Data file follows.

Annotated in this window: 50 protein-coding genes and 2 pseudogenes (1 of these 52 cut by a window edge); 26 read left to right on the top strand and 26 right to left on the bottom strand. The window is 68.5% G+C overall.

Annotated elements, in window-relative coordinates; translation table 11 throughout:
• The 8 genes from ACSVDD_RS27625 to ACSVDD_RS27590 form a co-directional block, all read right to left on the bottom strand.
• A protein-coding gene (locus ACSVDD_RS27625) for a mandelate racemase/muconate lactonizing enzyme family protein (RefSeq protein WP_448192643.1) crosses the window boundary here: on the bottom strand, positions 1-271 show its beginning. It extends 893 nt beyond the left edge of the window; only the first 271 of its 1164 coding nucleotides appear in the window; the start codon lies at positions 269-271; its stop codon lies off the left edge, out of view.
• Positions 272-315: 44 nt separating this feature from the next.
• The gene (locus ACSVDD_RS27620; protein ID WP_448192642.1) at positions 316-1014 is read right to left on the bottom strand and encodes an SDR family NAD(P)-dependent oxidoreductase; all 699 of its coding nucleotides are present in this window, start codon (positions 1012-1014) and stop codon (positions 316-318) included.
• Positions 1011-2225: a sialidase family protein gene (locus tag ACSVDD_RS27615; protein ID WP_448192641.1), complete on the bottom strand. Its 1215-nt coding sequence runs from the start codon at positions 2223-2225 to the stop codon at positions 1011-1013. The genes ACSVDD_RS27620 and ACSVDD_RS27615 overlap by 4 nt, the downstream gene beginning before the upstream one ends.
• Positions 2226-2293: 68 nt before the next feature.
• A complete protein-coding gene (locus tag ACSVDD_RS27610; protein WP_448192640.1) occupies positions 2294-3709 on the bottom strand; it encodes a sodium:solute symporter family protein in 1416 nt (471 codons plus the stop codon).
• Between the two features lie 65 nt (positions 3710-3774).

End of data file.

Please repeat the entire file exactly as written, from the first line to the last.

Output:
Annotated in this window: 50 protein-coding genes and 2 pseudogenes (1 of these 52 cut by a window edge); 26 read left to right on the top strand and 26 right to left on the bottom strand. The window is 68.5% G+C overall.

Annotated elements, in window-relative coordinates; translation table 11 throughout:
• The 8 genes from ACSVDD_RS27625 to ACSVDD_RS27590 form a co-directional block, all read right to left on the bottom strand.
• A protein-coding gene (locus ACSVDD_RS27625) for a mandelate racemase/muconate lactonizing enzyme family protein (RefSeq protein WP_448192643.1) crosses the window boundary here: on the bottom strand, positions 1-271 show its beginning. It extends 893 nt beyond the left edge of the window; only the first 271 of its 1164 coding nucleotides appear in the window; the start codon lies at positions 269-271; its stop codon lies off the left edge, out of view.
• Positions 272-315: 44 nt separating this feature from the next.
• The gene (locus ACSVDD_RS27620; protein ID WP_448192642.1) at positions 316-1014 is read right to left on the bottom strand and encodes an SDR family NAD(P)-dependent oxidoreductase; all 699 of its coding nucleotides are present in this window, start codon (positions 1012-1014) and stop codon (positions 316-318) included.
• Positions 1011-2225: a sialidase family protein gene (locus tag ACSVDD_RS27615; protein ID WP_448192641.1), complete on the bottom strand. Its 1215-nt coding sequence runs from the start codon at positions 2223-2225 to the stop codon at positions 1011-1013. The genes ACSVDD_RS27620 and ACSVDD_RS27615 overlap by 4 nt, the downstream gene beginning before the upstream one ends.
• Positions 2226-2293: 68 nt before the next feature.
• A complete protein-coding gene (locus tag ACSVDD_RS27610; protein WP_448192640.1) occupies positions 2294-3709 on the bottom strand; it encodes a sodium:solute symporter family protein in 1416 nt (471 codons plus the stop codon).
• Between the two features lie 65 nt (positions 3710-3774).